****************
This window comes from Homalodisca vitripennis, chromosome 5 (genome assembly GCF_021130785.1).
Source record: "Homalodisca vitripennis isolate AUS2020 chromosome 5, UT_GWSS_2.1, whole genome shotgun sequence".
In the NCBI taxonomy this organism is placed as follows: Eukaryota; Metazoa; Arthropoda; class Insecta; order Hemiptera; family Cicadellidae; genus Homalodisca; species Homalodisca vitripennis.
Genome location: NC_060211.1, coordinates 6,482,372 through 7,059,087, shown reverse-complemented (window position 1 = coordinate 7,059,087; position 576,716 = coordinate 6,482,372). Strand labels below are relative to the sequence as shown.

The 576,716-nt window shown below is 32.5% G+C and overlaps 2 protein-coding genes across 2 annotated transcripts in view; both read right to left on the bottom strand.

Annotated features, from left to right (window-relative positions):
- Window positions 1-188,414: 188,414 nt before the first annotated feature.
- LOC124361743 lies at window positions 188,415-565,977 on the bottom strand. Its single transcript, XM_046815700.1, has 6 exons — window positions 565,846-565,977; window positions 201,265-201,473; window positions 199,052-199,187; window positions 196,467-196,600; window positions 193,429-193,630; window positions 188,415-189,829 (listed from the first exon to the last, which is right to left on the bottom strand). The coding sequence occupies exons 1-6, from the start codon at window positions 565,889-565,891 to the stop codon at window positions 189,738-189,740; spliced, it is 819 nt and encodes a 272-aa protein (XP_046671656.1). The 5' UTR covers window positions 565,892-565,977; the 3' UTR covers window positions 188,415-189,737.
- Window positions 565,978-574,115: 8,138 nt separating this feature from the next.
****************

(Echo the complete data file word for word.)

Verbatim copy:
This window comes from Homalodisca vitripennis, chromosome 5 (genome assembly GCF_021130785.1).
Source record: "Homalodisca vitripennis isolate AUS2020 chromosome 5, UT_GWSS_2.1, whole genome shotgun sequence".
In the NCBI taxonomy this organism is placed as follows: Eukaryota; Metazoa; Arthropoda; class Insecta; order Hemiptera; family Cicadellidae; genus Homalodisca; species Homalodisca vitripennis.
Genome location: NC_060211.1, coordinates 6,482,372 through 7,059,087, shown reverse-complemented (window position 1 = coordinate 7,059,087; position 576,716 = coordinate 6,482,372). Strand labels below are relative to the sequence as shown.

The 576,716-nt window shown below is 32.5% G+C and overlaps 2 protein-coding genes across 2 annotated transcripts in view; both read right to left on the bottom strand.

Annotated features, from left to right (window-relative positions):
- Window positions 1-188,414: 188,414 nt before the first annotated feature.
- LOC124361743 lies at window positions 188,415-565,977 on the bottom strand. Its single transcript, XM_046815700.1, has 6 exons — window positions 565,846-565,977; window positions 201,265-201,473; window positions 199,052-199,187; window positions 196,467-196,600; window positions 193,429-193,630; window positions 188,415-189,829 (listed from the first exon to the last, which is right to left on the bottom strand). The coding sequence occupies exons 1-6, from the start codon at window positions 565,889-565,891 to the stop codon at window positions 189,738-189,740; spliced, it is 819 nt and encodes a 272-aa protein (XP_046671656.1). The 5' UTR covers window positions 565,892-565,977; the 3' UTR covers window positions 188,415-189,737.
- Window positions 565,978-574,115: 8,138 nt separating this feature from the next.